- No.10 permanent secretary: Some prime ministers appoint No.10 permanent secretaries. This job is often used as a way to convince someone back into government after they have left, as was the case with Sir Jeremy (later Lord) Heywood and the current cabinet secretary, Simon Case. The division of responsibilities between the permanent secretary and PPS has depended on individual circumstance and has sometimes overlapped.
Prominent politically appointed roles include:
- Chief of staff: Since 1997, every prime minister has had a politically appointed Downing Street chief of staff.
- Head of the No.10 policy unit: This role has been politically appointed since Margaret Thatcher was prime minister.
- Director of communications: In 2000, Alastair Campbell become the first Downing Street director of communications, a role held by political appointees since (although it was briefly split into ‘political’ and ‘government’ components under Liz Truss).
The co-existence of civil servants and political appointees can sometimes lead to unclear lines of accountability. Former cabinet secretary Lord Butler told the Institute that he felt it was currently “unclear whether the leadership of No.10 is in the hands of the civil service PPS, or in the hands of political appointees, particularly the chief of staff”.
This tension can be mitigated by a close working relationship between the PPS and chief of staff. Gavin Barwell, who served as Theresa May’s chief of staff from 2017–19 told the Institute for Government that “you work really closely with the prime minister’s principal private secretary…to run the building. And I think that is about setting the tone”. The PPS he worked with, Peter Hill, also told the Institute that the PPS and chief of staff “worked hand in glove…and the building got a solid message about what together we were doing”.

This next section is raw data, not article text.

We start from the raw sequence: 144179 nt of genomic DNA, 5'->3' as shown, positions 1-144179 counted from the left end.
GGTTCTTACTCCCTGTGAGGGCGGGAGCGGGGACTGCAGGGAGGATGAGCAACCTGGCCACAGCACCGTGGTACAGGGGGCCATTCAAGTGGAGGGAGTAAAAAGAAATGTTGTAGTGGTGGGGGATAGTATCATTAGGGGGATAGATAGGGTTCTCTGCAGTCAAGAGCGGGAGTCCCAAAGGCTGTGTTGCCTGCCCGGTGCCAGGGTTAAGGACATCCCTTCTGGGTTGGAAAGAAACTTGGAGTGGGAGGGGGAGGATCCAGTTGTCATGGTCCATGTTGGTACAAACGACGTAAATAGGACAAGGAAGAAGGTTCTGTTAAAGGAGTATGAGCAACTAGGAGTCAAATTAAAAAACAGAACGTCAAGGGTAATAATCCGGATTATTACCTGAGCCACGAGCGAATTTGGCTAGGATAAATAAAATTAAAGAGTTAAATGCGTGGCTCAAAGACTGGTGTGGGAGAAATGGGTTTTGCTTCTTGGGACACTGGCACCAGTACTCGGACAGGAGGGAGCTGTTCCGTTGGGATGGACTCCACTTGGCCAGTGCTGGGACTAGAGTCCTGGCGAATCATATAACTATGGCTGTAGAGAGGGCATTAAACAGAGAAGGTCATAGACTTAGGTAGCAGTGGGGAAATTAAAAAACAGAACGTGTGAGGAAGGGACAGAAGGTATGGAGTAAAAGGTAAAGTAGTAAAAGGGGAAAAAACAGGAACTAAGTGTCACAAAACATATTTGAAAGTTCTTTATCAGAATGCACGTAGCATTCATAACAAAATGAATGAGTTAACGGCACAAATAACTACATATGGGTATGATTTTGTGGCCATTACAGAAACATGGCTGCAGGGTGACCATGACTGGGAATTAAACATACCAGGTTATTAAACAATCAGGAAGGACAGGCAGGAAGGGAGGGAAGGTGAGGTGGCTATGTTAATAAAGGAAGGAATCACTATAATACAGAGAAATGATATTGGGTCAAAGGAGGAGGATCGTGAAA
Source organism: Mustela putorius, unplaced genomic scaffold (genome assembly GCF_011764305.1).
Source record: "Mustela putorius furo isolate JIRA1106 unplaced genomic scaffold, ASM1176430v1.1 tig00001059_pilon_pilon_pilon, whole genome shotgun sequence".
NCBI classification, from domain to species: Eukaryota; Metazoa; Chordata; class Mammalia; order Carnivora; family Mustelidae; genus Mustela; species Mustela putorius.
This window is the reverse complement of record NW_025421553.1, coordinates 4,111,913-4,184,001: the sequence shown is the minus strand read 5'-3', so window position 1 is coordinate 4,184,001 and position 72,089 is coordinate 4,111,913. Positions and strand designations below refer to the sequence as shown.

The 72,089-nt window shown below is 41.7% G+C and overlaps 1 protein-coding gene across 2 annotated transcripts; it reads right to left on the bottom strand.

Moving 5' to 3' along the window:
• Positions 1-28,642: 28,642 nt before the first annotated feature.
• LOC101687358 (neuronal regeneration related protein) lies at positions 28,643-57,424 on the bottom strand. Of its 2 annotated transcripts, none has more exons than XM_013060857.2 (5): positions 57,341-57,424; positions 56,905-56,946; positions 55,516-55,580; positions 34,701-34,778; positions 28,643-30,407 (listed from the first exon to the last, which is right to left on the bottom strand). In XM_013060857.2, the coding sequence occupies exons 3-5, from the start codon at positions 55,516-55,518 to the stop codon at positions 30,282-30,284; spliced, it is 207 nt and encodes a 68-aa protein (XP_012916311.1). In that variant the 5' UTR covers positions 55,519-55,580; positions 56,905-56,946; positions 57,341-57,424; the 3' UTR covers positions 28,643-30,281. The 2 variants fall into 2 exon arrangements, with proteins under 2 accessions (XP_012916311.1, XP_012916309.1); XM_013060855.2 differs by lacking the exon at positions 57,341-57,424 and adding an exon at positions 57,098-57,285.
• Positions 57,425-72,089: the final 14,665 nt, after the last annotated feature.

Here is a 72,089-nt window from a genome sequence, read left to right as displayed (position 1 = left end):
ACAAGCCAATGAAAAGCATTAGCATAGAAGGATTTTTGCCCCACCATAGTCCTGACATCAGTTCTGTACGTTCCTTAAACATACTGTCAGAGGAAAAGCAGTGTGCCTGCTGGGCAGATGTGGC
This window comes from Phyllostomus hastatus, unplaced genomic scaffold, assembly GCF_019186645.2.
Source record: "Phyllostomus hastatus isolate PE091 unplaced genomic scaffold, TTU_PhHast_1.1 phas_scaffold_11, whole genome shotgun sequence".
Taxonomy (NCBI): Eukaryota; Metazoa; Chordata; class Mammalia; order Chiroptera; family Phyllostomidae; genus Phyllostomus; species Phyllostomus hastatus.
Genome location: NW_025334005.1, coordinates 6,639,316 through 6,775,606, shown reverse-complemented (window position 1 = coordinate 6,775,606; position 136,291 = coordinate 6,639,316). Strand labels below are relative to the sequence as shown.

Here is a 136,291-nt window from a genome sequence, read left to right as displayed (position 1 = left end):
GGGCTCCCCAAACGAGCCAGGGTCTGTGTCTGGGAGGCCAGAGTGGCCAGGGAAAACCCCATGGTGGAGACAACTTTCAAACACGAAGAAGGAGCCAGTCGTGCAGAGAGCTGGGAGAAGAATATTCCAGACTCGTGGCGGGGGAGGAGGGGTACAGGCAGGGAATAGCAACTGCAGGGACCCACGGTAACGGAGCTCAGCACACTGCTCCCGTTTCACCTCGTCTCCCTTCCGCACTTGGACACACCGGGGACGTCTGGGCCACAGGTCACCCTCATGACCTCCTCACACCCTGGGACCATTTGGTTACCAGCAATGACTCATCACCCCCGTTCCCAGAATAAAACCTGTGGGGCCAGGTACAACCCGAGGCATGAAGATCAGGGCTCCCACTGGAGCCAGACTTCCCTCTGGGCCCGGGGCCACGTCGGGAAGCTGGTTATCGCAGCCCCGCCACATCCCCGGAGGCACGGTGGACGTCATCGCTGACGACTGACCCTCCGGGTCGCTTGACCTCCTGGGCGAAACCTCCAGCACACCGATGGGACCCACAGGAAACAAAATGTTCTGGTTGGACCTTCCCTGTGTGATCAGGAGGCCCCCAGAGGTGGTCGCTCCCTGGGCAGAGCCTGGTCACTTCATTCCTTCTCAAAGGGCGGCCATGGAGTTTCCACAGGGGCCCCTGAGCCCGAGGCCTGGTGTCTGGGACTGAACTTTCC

How is No.10 Downing Street structured?
At an Institute for Government event, Lord Butler described No.10 between 1982 and 1985 as relatively small and with a simple structure. Since then it has grown substantially – Peter Hill, PPS to prime minister Theresa May between 2017 and 2019, described No.10 as consisting of around 250 people during his time in government. In her report into the ‘partygate’ scandal of 2021, Sue Gray argued that “in terms of size, scale and range of responsibility [No.10] is now more akin to a small Government Department than purely a dedicated Prime Minister’s office”.
With the growth in size – and corresponding growth in the number of politically appointed special advisers – the structure of 10 Downing Street has become more complex. Alongside the private office – which has existed in some form since at least the 19th century – Downing Street now tends to contain multiple ‘units’. Some of these, like the Policy Unit and press office, are long-standing. Others are more recent innovations, with recent No.10s containing a delivery unit, data science unit, legislative affairs unit and strategy unit.
There is no regularly published, comprehensive data reflecting the size of No.10, but it is estimated that around 300 civil servants and SpAds currently work there.
What is the future of No.10 Downing Street?
There has been some criticism of No.10 as a place from which to run British government. Sir Alex Allan – Sir John Major’s PPS between 1992 and 1997 – argued at an Institute event that No.10 was “absolutely not fit for purpose for a modern prime minister’s office”.
Jonathan Powell, Tony Blair’s chief of staff, has said that his biggest regret in government was not moving the Blair operation out of Downing Street and into the QEII centre.